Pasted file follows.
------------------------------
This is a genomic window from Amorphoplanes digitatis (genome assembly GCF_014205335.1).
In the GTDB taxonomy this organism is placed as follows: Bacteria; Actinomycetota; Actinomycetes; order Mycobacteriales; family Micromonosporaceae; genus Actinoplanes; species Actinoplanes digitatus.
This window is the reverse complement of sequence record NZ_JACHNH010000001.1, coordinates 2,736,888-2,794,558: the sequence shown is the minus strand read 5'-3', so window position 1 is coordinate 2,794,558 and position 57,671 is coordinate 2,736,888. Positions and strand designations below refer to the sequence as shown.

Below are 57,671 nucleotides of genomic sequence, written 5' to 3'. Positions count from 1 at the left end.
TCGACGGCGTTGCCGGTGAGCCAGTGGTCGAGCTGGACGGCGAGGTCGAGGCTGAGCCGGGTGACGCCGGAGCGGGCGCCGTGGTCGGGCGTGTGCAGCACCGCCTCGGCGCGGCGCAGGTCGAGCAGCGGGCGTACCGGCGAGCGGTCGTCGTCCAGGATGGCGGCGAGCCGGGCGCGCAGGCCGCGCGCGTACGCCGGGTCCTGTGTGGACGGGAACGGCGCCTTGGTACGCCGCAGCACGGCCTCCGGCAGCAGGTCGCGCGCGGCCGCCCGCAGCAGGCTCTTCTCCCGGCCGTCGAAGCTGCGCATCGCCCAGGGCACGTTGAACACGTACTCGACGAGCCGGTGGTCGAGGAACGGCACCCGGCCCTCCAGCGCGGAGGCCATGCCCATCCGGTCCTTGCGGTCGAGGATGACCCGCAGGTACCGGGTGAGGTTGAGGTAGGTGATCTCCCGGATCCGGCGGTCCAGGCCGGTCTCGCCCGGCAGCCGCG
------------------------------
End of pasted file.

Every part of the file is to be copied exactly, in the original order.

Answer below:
This is a genomic window from Amorphoplanes digitatis (genome assembly GCF_014205335.1).
In the GTDB taxonomy this organism is placed as follows: Bacteria; Actinomycetota; Actinomycetes; order Mycobacteriales; family Micromonosporaceae; genus Actinoplanes; species Actinoplanes digitatus.
This window is the reverse complement of sequence record NZ_JACHNH010000001.1, coordinates 2,736,888-2,794,558: the sequence shown is the minus strand read 5'-3', so window position 1 is coordinate 2,794,558 and position 57,671 is coordinate 2,736,888. Positions and strand designations below refer to the sequence as shown.

Below are 57,671 nucleotides of genomic sequence, written 5' to 3'. Positions count from 1 at the left end.
TCGACGGCGTTGCCGGTGAGCCAGTGGTCGAGCTGGACGGCGAGGTCGAGGCTGAGCCGGGTGACGCCGGAGCGGGCGCCGTGGTCGGGCGTGTGCAGCACCGCCTCGGCGCGGCGCAGGTCGAGCAGCGGGCGTACCGGCGAGCGGTCGTCGTCCAGGATGGCGGCGAGCCGGGCGCGCAGGCCGCGCGCGTACGCCGGGTCCTGTGTGGACGGGAACGGCGCCTTGGTACGCCGCAGCACGGCCTCCGGCAGCAGGTCGCGCGCGGCCGCCCGCAGCAGGCTCTTCTCCCGGCCGTCGAAGCTGCGCATCGCCCAGGGCACGTTGAACACGTACTCGACGAGCCGGTGGTCGAGGAACGGCACCCGGCCCTCCAGCGCGGAGGCCATGCCCATCCGGTCCTTGCGGTCGAGGATGACCCGCAGGTACCGGGTGAGGTTGAGGTAGGTGATCTCCCGGATCCGGCGGTCCAGGCCGGTCTCGCCCGGCAGCCGCG